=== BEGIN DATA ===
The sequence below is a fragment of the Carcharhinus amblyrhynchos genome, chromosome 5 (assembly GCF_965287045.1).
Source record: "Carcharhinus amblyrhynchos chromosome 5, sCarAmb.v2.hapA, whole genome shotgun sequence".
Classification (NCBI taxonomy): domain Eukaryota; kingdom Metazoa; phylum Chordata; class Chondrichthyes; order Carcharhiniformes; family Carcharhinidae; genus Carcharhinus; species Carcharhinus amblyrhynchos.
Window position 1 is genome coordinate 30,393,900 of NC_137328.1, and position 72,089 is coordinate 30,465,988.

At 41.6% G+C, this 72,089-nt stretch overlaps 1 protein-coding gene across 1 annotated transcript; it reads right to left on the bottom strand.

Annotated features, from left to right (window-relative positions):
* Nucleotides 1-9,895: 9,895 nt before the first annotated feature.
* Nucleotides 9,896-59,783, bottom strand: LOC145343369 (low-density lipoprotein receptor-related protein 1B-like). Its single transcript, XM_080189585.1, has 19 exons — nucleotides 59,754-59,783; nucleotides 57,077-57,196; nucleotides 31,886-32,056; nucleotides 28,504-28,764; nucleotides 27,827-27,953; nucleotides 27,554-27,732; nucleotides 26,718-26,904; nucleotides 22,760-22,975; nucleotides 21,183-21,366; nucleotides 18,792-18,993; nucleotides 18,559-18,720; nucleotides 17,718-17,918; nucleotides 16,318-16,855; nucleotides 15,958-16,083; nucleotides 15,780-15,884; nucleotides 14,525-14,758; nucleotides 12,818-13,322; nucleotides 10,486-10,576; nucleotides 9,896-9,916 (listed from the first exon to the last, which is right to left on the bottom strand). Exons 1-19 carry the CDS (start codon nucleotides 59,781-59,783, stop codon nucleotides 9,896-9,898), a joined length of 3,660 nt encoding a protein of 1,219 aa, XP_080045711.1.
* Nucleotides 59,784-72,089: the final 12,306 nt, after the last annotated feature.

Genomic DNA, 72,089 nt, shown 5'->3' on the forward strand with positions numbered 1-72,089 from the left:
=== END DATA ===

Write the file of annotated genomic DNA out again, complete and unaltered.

The sequence below is a fragment of the Carcharhinus amblyrhynchos genome, chromosome 5 (assembly GCF_965287045.1).
Source record: "Carcharhinus amblyrhynchos chromosome 5, sCarAmb.v2.hapA, whole genome shotgun sequence".
Classification (NCBI taxonomy): domain Eukaryota; kingdom Metazoa; phylum Chordata; class Chondrichthyes; order Carcharhiniformes; family Carcharhinidae; genus Carcharhinus; species Carcharhinus amblyrhynchos.
Window position 1 is genome coordinate 30,393,900 of NC_137328.1, and position 72,089 is coordinate 30,465,988.

At 41.6% G+C, this 72,089-nt stretch overlaps 1 protein-coding gene across 1 annotated transcript; it reads right to left on the bottom strand.

Annotated features, from left to right (window-relative positions):
* Nucleotides 1-9,895: 9,895 nt before the first annotated feature.
* Nucleotides 9,896-59,783, bottom strand: LOC145343369 (low-density lipoprotein receptor-related protein 1B-like). Its single transcript, XM_080189585.1, has 19 exons — nucleotides 59,754-59,783; nucleotides 57,077-57,196; nucleotides 31,886-32,056; nucleotides 28,504-28,764; nucleotides 27,827-27,953; nucleotides 27,554-27,732; nucleotides 26,718-26,904; nucleotides 22,760-22,975; nucleotides 21,183-21,366; nucleotides 18,792-18,993; nucleotides 18,559-18,720; nucleotides 17,718-17,918; nucleotides 16,318-16,855; nucleotides 15,958-16,083; nucleotides 15,780-15,884; nucleotides 14,525-14,758; nucleotides 12,818-13,322; nucleotides 10,486-10,576; nucleotides 9,896-9,916 (listed from the first exon to the last, which is right to left on the bottom strand). Exons 1-19 carry the CDS (start codon nucleotides 59,781-59,783, stop codon nucleotides 9,896-9,898), a joined length of 3,660 nt encoding a protein of 1,219 aa, XP_080045711.1.
* Nucleotides 59,784-72,089: the final 12,306 nt, after the last annotated feature.

Genomic DNA, 72,089 nt, shown 5'->3' on the forward strand with positions numbered 1-72,089 from the left: